Creating healthy, supportive learning environments delivers big return on investment

School Meals, SNAP & WIC

Every year, communities across the country come together during the first week of April to celebrate National Public Health Week and bring the importance of public health into focus. The American Public Health Association, the lead organizer of the campaign, works with its state, local and federal partners as well as nonprofit organizations to build healthier communities and heighten awareness of important public health issues. This year, April 1-7, we mark the observance by celebrating the value of prevention and the importance of well-supported public health systems in preventing disease, saving lives and curbing health spending.

Our campaign theme, “Public Health is ROI: Save Lives, Save Money,” sums up nicely what all of us who work in public health already know: If we want to be healthy and financially stable, as a nation, we must invest in prevention and take steps to avoid illness and poor health.

To achieve this goal, it is critical that we give our nation’s children the building blocks they need now to achieve good health as adults. Ending childhood hunger by improving access to federal nutrition programs and providing quality nutrition education in schools is a public health imperative that offers an extraordinary return on investment. Research recently conducted by Share our Strength’s No Kid Hungry campaign finds that on average, students who eat school breakfast score 17.5 percent higher on math tests and attend 1.5 more days of school than students who do not eat school breakfast. These students are also 20 percent more likely to graduate from high school, meaning they will earn on average $10,000 more each year than those who do not graduate.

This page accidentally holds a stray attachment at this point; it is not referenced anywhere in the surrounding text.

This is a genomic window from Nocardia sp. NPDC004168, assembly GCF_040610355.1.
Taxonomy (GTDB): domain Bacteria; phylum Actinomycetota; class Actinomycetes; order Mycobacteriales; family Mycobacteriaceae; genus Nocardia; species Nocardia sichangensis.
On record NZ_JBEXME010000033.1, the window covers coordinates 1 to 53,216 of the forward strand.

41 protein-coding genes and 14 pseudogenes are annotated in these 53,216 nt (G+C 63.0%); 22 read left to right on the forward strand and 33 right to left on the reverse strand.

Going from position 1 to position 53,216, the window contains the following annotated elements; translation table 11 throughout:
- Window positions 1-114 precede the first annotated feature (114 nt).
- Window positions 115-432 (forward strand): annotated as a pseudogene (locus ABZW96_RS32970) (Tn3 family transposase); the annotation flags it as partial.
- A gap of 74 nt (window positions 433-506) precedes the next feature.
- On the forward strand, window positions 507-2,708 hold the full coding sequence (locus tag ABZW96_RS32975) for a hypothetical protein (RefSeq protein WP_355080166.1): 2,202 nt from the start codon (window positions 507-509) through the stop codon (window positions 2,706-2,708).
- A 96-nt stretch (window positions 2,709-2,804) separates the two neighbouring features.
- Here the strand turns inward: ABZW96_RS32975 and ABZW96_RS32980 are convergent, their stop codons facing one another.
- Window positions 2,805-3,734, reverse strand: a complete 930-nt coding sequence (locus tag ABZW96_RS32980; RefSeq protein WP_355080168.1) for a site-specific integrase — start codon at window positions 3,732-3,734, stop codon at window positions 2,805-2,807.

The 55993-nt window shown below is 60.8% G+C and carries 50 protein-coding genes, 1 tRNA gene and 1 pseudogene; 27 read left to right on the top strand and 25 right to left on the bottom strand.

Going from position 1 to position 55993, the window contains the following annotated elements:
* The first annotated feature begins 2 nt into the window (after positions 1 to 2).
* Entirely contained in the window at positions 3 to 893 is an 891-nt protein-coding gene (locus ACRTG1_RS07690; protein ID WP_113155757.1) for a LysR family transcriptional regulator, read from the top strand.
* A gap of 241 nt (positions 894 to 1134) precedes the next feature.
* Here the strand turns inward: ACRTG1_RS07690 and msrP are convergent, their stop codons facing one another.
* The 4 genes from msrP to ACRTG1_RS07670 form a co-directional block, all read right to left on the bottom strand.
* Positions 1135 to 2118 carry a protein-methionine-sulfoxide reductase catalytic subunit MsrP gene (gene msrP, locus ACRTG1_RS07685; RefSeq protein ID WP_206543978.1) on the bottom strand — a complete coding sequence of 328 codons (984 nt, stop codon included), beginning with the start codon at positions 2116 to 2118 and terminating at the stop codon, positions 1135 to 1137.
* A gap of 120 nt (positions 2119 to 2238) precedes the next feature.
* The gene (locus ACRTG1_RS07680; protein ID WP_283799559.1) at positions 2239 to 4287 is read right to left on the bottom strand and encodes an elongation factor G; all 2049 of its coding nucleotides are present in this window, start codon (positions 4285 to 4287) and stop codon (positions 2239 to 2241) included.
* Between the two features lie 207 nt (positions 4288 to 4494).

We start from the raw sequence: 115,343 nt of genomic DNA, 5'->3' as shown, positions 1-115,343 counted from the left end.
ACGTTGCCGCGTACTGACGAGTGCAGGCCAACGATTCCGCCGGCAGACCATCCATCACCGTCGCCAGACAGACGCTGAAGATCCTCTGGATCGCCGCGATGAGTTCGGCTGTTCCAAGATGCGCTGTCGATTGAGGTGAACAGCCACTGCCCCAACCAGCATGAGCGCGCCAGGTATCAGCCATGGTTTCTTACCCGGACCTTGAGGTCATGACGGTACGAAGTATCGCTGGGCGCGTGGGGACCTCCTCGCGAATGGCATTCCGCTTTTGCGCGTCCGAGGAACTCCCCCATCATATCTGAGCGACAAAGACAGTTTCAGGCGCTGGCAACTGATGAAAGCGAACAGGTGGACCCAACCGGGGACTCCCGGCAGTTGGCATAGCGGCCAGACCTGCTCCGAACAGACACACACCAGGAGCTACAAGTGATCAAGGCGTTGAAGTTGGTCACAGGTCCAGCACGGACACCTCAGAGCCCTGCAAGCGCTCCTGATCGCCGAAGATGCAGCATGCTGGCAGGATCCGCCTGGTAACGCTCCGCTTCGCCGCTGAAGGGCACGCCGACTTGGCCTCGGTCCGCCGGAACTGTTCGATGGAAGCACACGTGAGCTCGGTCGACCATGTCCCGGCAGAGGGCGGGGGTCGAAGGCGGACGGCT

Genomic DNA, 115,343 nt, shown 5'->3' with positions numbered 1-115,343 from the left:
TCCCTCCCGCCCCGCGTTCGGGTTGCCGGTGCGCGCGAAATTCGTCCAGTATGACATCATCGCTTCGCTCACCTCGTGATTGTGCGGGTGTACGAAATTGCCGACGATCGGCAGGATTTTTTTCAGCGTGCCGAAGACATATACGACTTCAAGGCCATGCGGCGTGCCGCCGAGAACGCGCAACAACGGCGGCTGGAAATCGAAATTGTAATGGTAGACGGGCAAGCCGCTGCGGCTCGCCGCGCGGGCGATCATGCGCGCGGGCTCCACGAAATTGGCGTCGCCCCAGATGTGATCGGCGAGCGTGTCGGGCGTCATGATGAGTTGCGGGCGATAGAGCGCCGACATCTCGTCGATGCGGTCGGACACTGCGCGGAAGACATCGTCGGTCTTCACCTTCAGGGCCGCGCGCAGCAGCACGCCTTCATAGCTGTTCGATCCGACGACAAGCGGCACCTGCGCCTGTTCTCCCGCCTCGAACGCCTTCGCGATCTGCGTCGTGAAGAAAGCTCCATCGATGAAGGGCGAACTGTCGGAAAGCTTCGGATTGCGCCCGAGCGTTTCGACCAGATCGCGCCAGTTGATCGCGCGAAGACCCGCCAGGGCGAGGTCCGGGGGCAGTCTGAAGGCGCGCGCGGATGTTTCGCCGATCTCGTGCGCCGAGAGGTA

We are encouraging every American to join APHA during National Public Health Week as we work to bring deserved recognition to the tremendous value of public health in our lives every day. Take a moment and make just one positive change a day that will help you live a healthier life. Read our tips — from small steps to big steps you can take — to promote good health in your home and community. Then help us spread the word about the power of public health and prevention.

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